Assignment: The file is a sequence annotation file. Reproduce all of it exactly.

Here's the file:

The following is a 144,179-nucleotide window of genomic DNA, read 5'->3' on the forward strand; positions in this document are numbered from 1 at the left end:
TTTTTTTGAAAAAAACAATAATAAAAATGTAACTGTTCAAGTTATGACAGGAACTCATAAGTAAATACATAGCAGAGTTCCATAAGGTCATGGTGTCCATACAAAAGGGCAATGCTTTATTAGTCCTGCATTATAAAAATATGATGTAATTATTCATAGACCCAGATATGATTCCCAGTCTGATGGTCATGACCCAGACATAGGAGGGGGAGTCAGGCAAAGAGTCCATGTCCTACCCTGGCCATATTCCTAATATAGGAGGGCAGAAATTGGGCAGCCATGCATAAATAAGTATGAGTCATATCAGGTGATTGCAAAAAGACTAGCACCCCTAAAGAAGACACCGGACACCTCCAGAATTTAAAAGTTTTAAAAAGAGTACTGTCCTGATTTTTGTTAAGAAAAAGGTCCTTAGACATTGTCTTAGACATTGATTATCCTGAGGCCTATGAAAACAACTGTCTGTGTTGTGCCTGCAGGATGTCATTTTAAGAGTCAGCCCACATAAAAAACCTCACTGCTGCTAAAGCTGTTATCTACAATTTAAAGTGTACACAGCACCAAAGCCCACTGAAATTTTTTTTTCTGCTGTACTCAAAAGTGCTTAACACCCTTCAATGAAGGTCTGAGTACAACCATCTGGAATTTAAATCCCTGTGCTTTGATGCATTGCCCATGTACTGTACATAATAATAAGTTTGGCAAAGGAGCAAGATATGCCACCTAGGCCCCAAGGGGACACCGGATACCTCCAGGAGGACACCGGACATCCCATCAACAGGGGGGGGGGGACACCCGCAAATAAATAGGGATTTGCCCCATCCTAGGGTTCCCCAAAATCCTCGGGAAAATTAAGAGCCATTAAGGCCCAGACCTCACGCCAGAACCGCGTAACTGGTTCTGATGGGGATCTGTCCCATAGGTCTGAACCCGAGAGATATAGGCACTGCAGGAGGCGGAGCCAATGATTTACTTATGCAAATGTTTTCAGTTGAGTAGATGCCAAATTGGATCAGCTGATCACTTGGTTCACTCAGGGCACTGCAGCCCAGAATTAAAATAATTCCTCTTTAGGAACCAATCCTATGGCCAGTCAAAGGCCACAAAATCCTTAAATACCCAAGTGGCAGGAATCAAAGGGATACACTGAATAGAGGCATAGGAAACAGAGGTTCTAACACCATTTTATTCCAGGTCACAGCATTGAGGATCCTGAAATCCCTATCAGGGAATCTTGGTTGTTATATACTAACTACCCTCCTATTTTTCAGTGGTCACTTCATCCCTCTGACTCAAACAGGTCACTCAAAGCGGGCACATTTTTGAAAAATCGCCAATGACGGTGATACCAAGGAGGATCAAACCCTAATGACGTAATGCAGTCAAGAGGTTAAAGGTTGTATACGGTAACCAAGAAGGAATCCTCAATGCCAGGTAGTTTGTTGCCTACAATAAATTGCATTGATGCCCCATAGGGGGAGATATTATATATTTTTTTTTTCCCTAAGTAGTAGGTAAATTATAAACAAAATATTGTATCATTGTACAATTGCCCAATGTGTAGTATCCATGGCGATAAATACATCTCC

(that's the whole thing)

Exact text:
The following is a 144,179-nucleotide window of genomic DNA, read 5'->3' on the forward strand; positions in this document are numbered from 1 at the left end:
TTTTTTTGAAAAAAACAATAATAAAAATGTAACTGTTCAAGTTATGACAGGAACTCATAAGTAAATACATAGCAGAGTTCCATAAGGTCATGGTGTCCATACAAAAGGGCAATGCTTTATTAGTCCTGCATTATAAAAATATGATGTAATTATTCATAGACCCAGATATGATTCCCAGTCTGATGGTCATGACCCAGACATAGGAGGGGGAGTCAGGCAAAGAGTCCATGTCCTACCCTGGCCATATTCCTAATATAGGAGGGCAGAAATTGGGCAGCCATGCATAAATAAGTATGAGTCATATCAGGTGATTGCAAAAAGACTAGCACCCCTAAAGAAGACACCGGACACCTCCAGAATTTAAAAGTTTTAAAAAGAGTACTGTCCTGATTTTTGTTAAGAAAAAGGTCCTTAGACATTGTCTTAGACATTGATTATCCTGAGGCCTATGAAAACAACTGTCTGTGTTGTGCCTGCAGGATGTCATTTTAAGAGTCAGCCCACATAAAAAACCTCACTGCTGCTAAAGCTGTTATCTACAATTTAAAGTGTACACAGCACCAAAGCCCACTGAAATTTTTTTTTCTGCTGTACTCAAAAGTGCTTAACACCCTTCAATGAAGGTCTGAGTACAACCATCTGGAATTTAAATCCCTGTGCTTTGATGCATTGCCCATGTACTGTACATAATAATAAGTTTGGCAAAGGAGCAAGATATGCCACCTAGGCCCCAAGGGGACACCGGATACCTCCAGGAGGACACCGGACATCCCATCAACAGGGGGGGGGGGACACCCGCAAATAAATAGGGATTTGCCCCATCCTAGGGTTCCCCAAAATCCTCGGGAAAATTAAGAGCCATTAAGGCCCAGACCTCACGCCAGAACCGCGTAACTGGTTCTGATGGGGATCTGTCCCATAGGTCTGAACCCGAGAGATATAGGCACTGCAGGAGGCGGAGCCAATGATTTACTTATGCAAATGTTTTCAGTTGAGTAGATGCCAAATTGGATCAGCTGATCACTTGGTTCACTCAGGGCACTGCAGCCCAGAATTAAAATAATTCCTCTTTAGGAACCAATCCTATGGCCAGTCAAAGGCCACAAAATCCTTAAATACCCAAGTGGCAGGAATCAAAGGGATACACTGAATAGAGGCATAGGAAACAGAGGTTCTAACACCATTTTATTCCAGGTCACAGCATTGAGGATCCTGAAATCCCTATCAGGGAATCTTGGTTGTTATATACTAACTACCCTCCTATTTTTCAGTGGTCACTTCATCCCTCTGACTCAAACAGGTCACTCAAAGCGGGCACATTTTTGAAAAATCGCCAATGACGGTGATACCAAGGAGGATCAAACCCTAATGACGTAATGCAGTCAAGAGGTTAAAGGTTGTATACGGTAACCAAGAAGGAATCCTCAATGCCAGGTAGTTTGTTGCCTACAATAAATTGCATTGATGCCCCATAGGGGGAGATATTATATATTTTTTTTTTCCCTAAGTAGTAGGTAAATTATAAACAAAATATTGTATCATTGTACAATTGCCCAATGTGTAGTATCCATGGCGATAAATACATCTCC